Hearing Richard Terry's Myn lyking in Jesus College Chapel, Cambridge recently reminded me that the one hundred and fortieth anniversary of the birth of the father of the Tudor music revival figure is likely to pass unremarked.
Richard Terry was born in 1865, and was appointed to direct the music at the Bendictine school of Downside in 1896. His pioneering work with the choir there revived the liturgical music of neglected 16th century Catholic composers, and led him to uncover the hugely important riches of Tudor polyphonic music. At Downside he was the first to perform in modern times as part of the liturgy music which is, thanks to him, so well known today. His pioneering performances included the three and five-part masses of Byrd, Tye's Euge Bone, and Tallis' four-part Mass and Lamentations.
When the new Catholic Westminster Cathedral (above) was built in 1901 Terry moved to London as organist and director of music. He held this position for twenty-three years, and during that period his performances of Tudor polyphony were an important influence on the emerging generation of young composers. His major contribution was to take early English works for the Roman rite that only existed in obscure manuscripts, and present them from performing editions. Among the important works he revived in this way were Peter Philip's Cantiones sacrae, Byrd's Gradualia and cantiones sacrae, and the cantiones of Tallis and Byrd.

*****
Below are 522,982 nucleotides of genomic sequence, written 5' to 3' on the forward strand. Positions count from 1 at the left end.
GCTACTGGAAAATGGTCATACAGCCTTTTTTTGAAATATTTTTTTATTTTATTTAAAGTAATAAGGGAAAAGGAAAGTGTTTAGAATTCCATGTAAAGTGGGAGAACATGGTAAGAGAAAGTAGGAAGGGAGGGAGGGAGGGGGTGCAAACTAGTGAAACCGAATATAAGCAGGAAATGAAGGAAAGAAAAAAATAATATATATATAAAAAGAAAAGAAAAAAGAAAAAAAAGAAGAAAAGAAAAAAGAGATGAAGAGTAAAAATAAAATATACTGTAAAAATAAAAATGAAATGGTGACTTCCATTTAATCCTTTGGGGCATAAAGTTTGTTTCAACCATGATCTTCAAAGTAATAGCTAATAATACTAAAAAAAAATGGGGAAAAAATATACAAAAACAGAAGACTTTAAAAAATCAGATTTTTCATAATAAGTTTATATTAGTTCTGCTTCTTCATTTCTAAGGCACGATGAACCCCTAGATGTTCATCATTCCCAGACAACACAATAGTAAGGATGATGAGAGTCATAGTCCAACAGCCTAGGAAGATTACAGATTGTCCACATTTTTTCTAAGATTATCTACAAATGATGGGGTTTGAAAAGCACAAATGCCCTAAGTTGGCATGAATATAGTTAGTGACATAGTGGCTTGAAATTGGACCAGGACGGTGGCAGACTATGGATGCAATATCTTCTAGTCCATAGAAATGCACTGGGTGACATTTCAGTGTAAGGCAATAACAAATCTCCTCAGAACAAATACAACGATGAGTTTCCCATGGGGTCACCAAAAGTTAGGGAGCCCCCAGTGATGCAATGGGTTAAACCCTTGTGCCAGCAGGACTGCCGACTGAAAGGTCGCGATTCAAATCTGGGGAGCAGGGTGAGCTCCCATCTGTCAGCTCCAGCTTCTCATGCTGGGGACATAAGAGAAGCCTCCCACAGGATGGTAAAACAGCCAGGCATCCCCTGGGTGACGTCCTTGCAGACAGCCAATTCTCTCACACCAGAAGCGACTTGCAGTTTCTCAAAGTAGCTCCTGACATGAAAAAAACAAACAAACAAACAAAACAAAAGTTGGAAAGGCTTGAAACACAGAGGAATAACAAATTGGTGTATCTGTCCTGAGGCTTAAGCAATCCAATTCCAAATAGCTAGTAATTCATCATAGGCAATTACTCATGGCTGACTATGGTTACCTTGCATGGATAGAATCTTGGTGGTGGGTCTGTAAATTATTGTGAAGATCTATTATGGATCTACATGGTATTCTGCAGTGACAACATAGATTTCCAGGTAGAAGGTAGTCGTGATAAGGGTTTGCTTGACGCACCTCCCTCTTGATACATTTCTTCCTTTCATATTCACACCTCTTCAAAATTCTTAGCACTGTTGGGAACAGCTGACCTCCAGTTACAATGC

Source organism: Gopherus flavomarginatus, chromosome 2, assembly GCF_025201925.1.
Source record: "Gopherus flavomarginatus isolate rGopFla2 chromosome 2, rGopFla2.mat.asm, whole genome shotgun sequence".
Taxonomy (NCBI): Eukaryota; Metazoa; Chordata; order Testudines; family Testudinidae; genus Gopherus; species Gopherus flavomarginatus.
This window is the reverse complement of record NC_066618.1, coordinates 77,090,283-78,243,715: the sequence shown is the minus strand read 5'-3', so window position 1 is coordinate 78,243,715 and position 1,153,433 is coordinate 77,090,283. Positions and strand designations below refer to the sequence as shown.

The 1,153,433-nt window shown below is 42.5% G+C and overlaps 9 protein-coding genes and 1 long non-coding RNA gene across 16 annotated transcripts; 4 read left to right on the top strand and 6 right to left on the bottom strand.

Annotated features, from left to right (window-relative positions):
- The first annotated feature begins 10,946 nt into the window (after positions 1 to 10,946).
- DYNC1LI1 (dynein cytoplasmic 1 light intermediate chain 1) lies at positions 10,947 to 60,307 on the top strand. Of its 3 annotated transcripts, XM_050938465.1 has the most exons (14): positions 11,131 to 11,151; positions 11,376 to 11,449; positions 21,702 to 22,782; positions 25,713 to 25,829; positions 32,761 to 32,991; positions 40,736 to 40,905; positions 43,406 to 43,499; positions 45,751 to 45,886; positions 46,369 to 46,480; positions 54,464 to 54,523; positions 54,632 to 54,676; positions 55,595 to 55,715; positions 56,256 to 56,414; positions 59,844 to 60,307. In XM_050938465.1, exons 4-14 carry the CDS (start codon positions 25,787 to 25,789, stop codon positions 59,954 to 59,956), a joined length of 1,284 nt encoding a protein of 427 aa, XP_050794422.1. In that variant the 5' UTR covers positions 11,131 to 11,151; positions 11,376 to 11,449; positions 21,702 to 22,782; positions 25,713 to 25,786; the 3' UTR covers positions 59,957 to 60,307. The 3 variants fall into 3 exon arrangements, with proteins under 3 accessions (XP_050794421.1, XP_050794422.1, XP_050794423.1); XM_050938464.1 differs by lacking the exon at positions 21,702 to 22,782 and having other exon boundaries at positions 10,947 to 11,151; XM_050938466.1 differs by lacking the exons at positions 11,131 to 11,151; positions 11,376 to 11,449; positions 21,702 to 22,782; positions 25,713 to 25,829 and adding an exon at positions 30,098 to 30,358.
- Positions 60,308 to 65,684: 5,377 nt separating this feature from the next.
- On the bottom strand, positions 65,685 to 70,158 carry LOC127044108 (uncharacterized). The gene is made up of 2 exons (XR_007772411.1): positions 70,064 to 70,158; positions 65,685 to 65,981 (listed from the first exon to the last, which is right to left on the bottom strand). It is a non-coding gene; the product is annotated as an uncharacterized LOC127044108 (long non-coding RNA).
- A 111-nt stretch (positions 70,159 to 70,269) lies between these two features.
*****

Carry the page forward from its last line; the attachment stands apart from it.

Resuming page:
But sadly a prophet is not recognised in his own land. In 1924 he resigned from Westminster Cathedral after coming under considerable criticism for his innovatory programming of liturgical works. Richard Terry went on to follow a career as editor, journalist and academic, and died in London in 1938.
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